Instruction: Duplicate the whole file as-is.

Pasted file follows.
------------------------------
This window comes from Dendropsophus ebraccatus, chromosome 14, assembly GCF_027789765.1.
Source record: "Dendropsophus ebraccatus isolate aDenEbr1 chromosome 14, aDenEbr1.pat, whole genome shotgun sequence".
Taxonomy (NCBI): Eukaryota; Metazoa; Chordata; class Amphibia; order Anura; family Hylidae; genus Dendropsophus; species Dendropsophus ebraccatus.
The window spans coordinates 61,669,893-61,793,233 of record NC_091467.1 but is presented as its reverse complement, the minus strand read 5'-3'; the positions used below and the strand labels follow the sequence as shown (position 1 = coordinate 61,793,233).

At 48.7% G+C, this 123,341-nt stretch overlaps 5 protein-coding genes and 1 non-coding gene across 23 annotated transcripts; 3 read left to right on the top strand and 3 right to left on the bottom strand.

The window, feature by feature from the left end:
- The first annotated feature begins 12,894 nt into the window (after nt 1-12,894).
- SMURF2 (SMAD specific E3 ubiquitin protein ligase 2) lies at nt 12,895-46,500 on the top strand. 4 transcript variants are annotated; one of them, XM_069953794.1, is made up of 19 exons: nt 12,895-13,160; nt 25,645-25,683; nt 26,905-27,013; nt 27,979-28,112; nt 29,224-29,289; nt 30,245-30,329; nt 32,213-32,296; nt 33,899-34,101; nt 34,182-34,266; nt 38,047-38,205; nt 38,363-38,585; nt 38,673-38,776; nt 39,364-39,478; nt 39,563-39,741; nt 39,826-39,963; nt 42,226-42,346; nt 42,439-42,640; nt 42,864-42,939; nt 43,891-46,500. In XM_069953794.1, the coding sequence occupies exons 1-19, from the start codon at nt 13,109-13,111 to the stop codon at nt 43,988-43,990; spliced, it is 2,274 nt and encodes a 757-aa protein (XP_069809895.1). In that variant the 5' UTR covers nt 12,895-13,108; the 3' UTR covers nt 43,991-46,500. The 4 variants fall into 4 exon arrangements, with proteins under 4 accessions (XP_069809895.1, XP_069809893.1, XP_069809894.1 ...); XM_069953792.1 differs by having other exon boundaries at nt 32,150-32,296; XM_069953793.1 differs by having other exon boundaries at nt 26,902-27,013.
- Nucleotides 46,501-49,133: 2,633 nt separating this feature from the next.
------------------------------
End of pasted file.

This window comes from Dendropsophus ebraccatus, chromosome 14, assembly GCF_027789765.1.
Source record: "Dendropsophus ebraccatus isolate aDenEbr1 chromosome 14, aDenEbr1.pat, whole genome shotgun sequence".
Taxonomy (NCBI): Eukaryota; Metazoa; Chordata; class Amphibia; order Anura; family Hylidae; genus Dendropsophus; species Dendropsophus ebraccatus.
The window spans coordinates 61,669,893-61,793,233 of record NC_091467.1 but is presented as its reverse complement, the minus strand read 5'-3'; the positions used below and the strand labels follow the sequence as shown (position 1 = coordinate 61,793,233).

At 48.7% G+C, this 123,341-nt stretch overlaps 5 protein-coding genes and 1 non-coding gene across 23 annotated transcripts; 3 read left to right on the top strand and 3 right to left on the bottom strand.

The window, feature by feature from the left end:
- The first annotated feature begins 12,894 nt into the window (after nt 1-12,894).
- SMURF2 (SMAD specific E3 ubiquitin protein ligase 2) lies at nt 12,895-46,500 on the top strand. 4 transcript variants are annotated; one of them, XM_069953794.1, is made up of 19 exons: nt 12,895-13,160; nt 25,645-25,683; nt 26,905-27,013; nt 27,979-28,112; nt 29,224-29,289; nt 30,245-30,329; nt 32,213-32,296; nt 33,899-34,101; nt 34,182-34,266; nt 38,047-38,205; nt 38,363-38,585; nt 38,673-38,776; nt 39,364-39,478; nt 39,563-39,741; nt 39,826-39,963; nt 42,226-42,346; nt 42,439-42,640; nt 42,864-42,939; nt 43,891-46,500. In XM_069953794.1, the coding sequence occupies exons 1-19, from the start codon at nt 13,109-13,111 to the stop codon at nt 43,988-43,990; spliced, it is 2,274 nt and encodes a 757-aa protein (XP_069809895.1). In that variant the 5' UTR covers nt 12,895-13,108; the 3' UTR covers nt 43,991-46,500. The 4 variants fall into 4 exon arrangements, with proteins under 4 accessions (XP_069809895.1, XP_069809893.1, XP_069809894.1 ...); XM_069953792.1 differs by having other exon boundaries at nt 32,150-32,296; XM_069953793.1 differs by having other exon boundaries at nt 26,902-27,013.
- Nucleotides 46,501-49,133: 2,633 nt separating this feature from the next.